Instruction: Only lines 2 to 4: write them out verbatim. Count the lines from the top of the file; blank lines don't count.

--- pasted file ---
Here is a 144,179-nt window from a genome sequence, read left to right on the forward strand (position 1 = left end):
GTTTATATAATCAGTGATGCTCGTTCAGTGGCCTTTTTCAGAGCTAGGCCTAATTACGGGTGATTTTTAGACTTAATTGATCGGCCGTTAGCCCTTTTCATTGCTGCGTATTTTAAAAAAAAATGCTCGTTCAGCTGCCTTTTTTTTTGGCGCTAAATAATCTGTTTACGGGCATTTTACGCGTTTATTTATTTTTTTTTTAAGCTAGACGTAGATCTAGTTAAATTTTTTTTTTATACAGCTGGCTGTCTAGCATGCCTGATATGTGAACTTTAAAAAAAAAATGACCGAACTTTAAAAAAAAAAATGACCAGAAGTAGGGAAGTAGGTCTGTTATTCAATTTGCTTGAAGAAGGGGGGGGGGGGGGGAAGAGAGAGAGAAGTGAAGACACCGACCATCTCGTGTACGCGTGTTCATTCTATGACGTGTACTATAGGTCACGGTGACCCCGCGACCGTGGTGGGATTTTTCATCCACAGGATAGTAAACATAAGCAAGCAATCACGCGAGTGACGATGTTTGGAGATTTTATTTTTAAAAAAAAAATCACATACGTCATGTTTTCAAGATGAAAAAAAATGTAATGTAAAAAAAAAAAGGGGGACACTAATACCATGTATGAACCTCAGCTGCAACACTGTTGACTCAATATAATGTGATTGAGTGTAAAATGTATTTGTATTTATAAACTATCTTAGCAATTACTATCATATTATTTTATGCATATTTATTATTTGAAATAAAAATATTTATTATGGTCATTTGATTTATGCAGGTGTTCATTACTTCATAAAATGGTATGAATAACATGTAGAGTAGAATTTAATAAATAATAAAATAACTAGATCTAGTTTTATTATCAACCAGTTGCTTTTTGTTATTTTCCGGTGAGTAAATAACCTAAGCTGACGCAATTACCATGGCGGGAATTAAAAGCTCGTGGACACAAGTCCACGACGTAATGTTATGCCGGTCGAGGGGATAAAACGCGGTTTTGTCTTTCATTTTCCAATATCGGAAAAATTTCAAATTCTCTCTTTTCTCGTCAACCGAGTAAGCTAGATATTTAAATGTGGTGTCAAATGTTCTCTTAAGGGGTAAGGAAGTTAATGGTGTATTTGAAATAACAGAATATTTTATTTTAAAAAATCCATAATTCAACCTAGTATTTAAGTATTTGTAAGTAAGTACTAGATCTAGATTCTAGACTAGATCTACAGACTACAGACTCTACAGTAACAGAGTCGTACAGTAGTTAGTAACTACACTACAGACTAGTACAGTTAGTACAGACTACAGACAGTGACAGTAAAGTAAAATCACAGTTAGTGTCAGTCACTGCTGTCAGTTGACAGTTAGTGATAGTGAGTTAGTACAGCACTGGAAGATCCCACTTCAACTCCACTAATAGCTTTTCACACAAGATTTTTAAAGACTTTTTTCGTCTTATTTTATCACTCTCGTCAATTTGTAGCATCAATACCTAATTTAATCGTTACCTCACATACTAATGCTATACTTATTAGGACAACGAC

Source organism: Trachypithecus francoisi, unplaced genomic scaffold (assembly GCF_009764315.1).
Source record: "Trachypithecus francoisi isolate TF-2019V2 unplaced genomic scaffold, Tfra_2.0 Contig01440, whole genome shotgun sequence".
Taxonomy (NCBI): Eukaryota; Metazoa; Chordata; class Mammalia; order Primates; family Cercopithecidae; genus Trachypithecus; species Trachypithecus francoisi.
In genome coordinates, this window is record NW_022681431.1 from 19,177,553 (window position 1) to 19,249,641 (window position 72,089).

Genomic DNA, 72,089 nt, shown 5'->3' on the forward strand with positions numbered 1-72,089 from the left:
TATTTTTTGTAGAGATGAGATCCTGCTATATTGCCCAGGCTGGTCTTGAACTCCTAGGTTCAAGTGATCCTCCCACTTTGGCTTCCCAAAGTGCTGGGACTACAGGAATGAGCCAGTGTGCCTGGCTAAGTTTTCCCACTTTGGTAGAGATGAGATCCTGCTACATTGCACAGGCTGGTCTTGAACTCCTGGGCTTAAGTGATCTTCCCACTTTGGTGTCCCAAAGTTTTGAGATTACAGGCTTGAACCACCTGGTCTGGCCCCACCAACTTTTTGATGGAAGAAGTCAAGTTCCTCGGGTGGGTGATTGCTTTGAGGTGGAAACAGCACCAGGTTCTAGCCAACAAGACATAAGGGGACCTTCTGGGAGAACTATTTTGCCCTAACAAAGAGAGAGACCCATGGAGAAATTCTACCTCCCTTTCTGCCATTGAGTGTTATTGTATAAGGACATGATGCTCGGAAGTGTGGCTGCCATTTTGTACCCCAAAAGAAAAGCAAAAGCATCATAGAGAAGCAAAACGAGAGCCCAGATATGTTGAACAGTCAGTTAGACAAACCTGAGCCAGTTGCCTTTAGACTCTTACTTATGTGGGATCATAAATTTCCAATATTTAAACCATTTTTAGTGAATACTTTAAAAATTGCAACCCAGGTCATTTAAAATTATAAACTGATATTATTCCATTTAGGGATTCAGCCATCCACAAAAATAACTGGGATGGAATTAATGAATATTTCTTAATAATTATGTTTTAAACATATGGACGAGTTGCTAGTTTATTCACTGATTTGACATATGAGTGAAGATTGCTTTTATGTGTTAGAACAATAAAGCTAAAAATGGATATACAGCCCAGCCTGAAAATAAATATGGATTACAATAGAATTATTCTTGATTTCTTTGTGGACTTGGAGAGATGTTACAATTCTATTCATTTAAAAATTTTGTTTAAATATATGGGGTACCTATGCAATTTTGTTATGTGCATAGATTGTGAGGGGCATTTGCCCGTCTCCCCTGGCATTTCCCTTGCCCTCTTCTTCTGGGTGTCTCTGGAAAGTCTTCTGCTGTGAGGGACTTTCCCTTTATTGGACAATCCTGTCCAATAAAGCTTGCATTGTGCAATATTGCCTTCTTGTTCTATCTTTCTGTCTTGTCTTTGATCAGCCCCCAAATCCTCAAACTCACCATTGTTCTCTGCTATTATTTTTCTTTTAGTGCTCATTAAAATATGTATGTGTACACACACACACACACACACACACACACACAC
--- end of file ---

GTTTATATAATCAGTGATGCTCGTTCAGTGGCCTTTTTCAGAGCTAGGCCTAATTACGGGTGATTTTTAGACTTAATTGATCGGCCGTTAGCCCTTTTCATTGCTGCGTATTTTAAAAAAAAATGCTCGTTCAGCTGCCTTTTTTTTTGGCGCTAAATAATCTGTTTACGGGCATTTTACGCGTTTATTTATTTTTTTTTTAAGCTAGACGTAGATCTAGTTAAATTTTTTTTTTATACAGCTGGCTGTCTAGCATGCCTGATATGTGAACTTTAAAAAAAAAATGACCGAACTTTAAAAAAAAAAATGACCAGAAGTAGGGAAGTAGGTCTGTTATTCAATTTGCTTGAAGAAGGGGGGGGGGGGGGGAAGAGAGAGAGAAGTGAAGACACCGACCATCTCGTGTACGCGTGTTCATTCTATGACGTGTACTATAGGTCACGGTGACCCCGCGACCGTGGTGGGATTTTTCATCCACAGGATAGTAAACATAAGCAAGCAATCACGCGAGTGACGATGTTTGGAGATTTTATTTTTAAAAAAAAAATCACATACGTCATGTTTTCAAGATGAAAAAAAATGTAATGTAAAAAAAAAAAGGGGGACACTAATACCATGTATGAACCTCAGCTGCAACACTGTTGACTCAATATAATGTGATTGAGTGTAAAATGTATTTGTATTTATAAACTATCTTAGCAATTACTATCATATTATTTTATGCATATTTATTATTTGAAATAAAAATATTTATTATGGTCATTTGATTTATGCAGGTGTTCATTACTTCATAAAATGGTATGAATAACATGTAGAGTAGAATTTAATAAATAATAAAATAACTAGATCTAGTTTTATTATCAACCAGTTGCTTTTTGTTATTTTCCGGTGAGTAAATAACCTAAGCTGACGCAATTACCATGGCGGGAATTAAAAGCTCGTGGACACAAGTCCACGACGTAATGTTATGCCGGTCGAGGGGATAAAACGCGGTTTTGTCTTTCATTTTCCAATATCGGAAAAATTTCAAATTCTCTCTTTTCTCGTCAACCGAGTAAGCTAGATATTTAAATGTGGTGTCAAATGTTCTCTTAAGGGGTAAGGAAGTTAATGGTGTATTTGAAATAACAGAATATTTTATTTTAAAAAATCCATAATTCAACCTAGTATTTAAGTATTTGTAAGTAAGTACTAGATCTAGATTCTAGACTAGATCTACAGACTACAGACTCTACAGTAACAGAGTCGTACAGTAGTTAGTAACTACACTACAGACTAGTACAGTTAGTACAGACTACAGACAGTGACAGTAAAGTAAAATCACAGTTAGTGTCAGTCACTGCTGTCAGTTGACAGTTAGTGATAGTGAGTTAGTACAGCACTGGAAGATCCCACTTCAACTCCACTAATAGCTTTTCACACAAGATTTTTAAAGACTTTTTTCGTCTTATTTTATCACTCTCGTCAATTTGTAGCATCAATACCTAATTTAATCGTTACCTCACATACTAATGCTATACTTATTAGGACAACGAC

Source organism: Trachypithecus francoisi, unplaced genomic scaffold (assembly GCF_009764315.1).
Source record: "Trachypithecus francoisi isolate TF-2019V2 unplaced genomic scaffold, Tfra_2.0 Contig01440, whole genome shotgun sequence".